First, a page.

Also your lamotrigine dose is on the lower side. So maybe they need to consider increasing it.

I do hope your seizures get under control again soon.

Regards 

Cherry  

Epilepsy Action Helpline Team

Submitted by rich on

Thank you for your website! I am pre-diagnosed with epilepsy at the moment as had 2 grand mals in the last 3 months (last one was last Friday) that were noticed by other people. After talking to doctors in assessment unit at hospital who referred me to neurologist I am sure now I have had similar seizures before on my own as I noticed a lot of times bruises on my body backgrounds of which I couldn't explain. But what I really considered of is that those last seizures happened on first day of my period. I know that one of the reason why I had those seizures was stress caused by arguments with my Mum (she really drives me mad all the time and after them I cry most of the time). But I would never imagine that epilepsy seizures might be linked to period. Why is that? And does it mean that mostly I can have them that time? Thank you. Mila

Submitted by Mila on

Dear Mila 

Thank you for your question. 

Some women might have more seizures than usual at certain times in their menstrual cycle. This could be at the start of their period, around the middle of their cycle (when they ovulate) or in the week before their period.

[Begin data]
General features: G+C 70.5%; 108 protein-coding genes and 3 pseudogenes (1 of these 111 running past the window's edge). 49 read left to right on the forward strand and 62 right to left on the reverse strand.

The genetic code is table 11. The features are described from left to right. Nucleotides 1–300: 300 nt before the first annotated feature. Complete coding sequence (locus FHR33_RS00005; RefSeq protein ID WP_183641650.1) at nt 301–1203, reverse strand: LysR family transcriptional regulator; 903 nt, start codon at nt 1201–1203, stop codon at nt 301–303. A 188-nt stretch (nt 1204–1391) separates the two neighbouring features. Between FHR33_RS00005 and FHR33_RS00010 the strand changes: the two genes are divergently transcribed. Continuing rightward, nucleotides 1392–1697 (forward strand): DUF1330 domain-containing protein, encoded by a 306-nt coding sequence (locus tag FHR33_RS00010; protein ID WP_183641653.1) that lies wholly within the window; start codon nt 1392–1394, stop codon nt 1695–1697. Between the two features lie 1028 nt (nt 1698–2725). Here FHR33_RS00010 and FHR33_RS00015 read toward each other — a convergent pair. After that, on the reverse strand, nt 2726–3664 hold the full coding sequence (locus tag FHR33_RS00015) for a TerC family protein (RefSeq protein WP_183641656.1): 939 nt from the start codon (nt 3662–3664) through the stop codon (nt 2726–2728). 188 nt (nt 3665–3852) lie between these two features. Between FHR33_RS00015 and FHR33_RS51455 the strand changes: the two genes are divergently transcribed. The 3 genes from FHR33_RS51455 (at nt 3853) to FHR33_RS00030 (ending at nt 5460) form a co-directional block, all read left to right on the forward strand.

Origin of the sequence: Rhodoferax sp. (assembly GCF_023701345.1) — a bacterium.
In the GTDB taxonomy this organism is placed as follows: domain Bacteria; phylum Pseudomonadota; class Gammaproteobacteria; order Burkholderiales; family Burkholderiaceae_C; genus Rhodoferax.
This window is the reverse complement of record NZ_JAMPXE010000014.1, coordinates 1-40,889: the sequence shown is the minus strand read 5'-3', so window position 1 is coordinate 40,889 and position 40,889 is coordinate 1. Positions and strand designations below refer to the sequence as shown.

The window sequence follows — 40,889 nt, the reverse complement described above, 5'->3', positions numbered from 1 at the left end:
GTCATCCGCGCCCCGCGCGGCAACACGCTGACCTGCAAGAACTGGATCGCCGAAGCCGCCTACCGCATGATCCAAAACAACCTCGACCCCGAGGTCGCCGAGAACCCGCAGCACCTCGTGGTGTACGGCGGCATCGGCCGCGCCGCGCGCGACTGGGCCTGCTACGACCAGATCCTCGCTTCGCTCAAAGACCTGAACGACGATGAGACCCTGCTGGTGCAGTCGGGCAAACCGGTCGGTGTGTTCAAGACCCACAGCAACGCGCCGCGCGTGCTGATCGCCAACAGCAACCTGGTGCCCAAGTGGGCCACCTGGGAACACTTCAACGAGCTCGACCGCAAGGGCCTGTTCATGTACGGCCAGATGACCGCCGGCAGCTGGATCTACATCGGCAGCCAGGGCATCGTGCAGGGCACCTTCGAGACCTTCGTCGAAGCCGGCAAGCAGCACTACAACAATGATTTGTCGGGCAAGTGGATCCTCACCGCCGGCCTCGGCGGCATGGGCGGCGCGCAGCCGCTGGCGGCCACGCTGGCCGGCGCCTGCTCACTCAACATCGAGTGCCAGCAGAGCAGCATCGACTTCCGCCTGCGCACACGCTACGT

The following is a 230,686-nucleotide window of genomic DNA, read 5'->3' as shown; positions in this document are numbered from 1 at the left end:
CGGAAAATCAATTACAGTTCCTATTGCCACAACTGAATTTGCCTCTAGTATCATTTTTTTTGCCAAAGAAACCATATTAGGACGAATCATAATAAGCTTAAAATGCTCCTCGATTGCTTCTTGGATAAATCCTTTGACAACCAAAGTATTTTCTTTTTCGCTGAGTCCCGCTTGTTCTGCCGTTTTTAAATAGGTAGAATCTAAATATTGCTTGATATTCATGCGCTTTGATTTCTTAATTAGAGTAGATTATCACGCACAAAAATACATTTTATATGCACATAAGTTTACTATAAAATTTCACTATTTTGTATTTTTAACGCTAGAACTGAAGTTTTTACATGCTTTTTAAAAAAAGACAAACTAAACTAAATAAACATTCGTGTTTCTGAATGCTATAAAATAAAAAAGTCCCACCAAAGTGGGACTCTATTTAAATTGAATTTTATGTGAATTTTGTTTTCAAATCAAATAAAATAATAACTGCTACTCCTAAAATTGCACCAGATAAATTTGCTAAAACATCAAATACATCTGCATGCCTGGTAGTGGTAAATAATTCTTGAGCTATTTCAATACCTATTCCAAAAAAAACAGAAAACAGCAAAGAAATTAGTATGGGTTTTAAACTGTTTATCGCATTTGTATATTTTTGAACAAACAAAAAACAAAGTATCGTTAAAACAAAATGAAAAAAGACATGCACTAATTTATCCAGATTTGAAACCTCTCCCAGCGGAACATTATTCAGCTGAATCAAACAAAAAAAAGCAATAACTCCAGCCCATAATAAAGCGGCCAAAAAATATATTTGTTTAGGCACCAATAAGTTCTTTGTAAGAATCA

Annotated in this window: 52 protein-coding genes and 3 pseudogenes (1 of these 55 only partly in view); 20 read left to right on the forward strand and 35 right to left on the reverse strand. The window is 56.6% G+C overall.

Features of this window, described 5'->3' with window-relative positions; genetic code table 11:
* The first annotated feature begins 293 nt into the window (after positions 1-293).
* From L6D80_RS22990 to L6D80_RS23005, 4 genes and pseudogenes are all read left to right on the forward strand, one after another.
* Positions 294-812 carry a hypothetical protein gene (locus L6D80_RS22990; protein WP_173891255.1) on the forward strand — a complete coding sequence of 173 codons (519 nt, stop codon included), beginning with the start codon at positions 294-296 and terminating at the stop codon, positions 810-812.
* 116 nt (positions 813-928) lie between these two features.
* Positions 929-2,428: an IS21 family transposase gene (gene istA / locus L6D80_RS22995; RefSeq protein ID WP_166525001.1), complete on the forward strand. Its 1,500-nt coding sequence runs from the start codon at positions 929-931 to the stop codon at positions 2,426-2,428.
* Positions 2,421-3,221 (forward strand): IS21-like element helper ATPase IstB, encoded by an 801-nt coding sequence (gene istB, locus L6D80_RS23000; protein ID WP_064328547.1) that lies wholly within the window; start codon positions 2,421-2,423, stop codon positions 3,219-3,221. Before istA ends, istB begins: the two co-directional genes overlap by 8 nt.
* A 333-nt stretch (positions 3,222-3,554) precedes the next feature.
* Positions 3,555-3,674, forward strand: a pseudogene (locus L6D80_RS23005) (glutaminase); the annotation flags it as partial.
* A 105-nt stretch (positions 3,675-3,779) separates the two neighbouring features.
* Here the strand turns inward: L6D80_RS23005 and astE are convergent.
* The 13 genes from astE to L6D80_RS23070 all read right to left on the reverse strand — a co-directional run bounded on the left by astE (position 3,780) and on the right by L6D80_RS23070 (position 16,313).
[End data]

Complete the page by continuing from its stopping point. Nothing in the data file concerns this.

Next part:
It’s thought it’s to do with the changes in the hormones that control your menstrual cycle that cause you to have more seizures at this time. This is called catamenial epilepsy. 

If you think you have catamenial epilepsy, try keeping a seizure diary for 3 months, to see if there is a clear pattern. If there is, your doctor can look at possible treatments with you, such as a prescription for the drug clobazam (Frisium). Clobazam is taken as well as your usual epilepsy medicine, but just on the days when you are at risk of having seizures.  

Also in this diary keep a note of any other seizures and possible triggers. If there are other possible triggers, such as stress, you may wish to look at ways to help you cope with these situations.

https://www.epilepsy.org.uk/info/wellbeing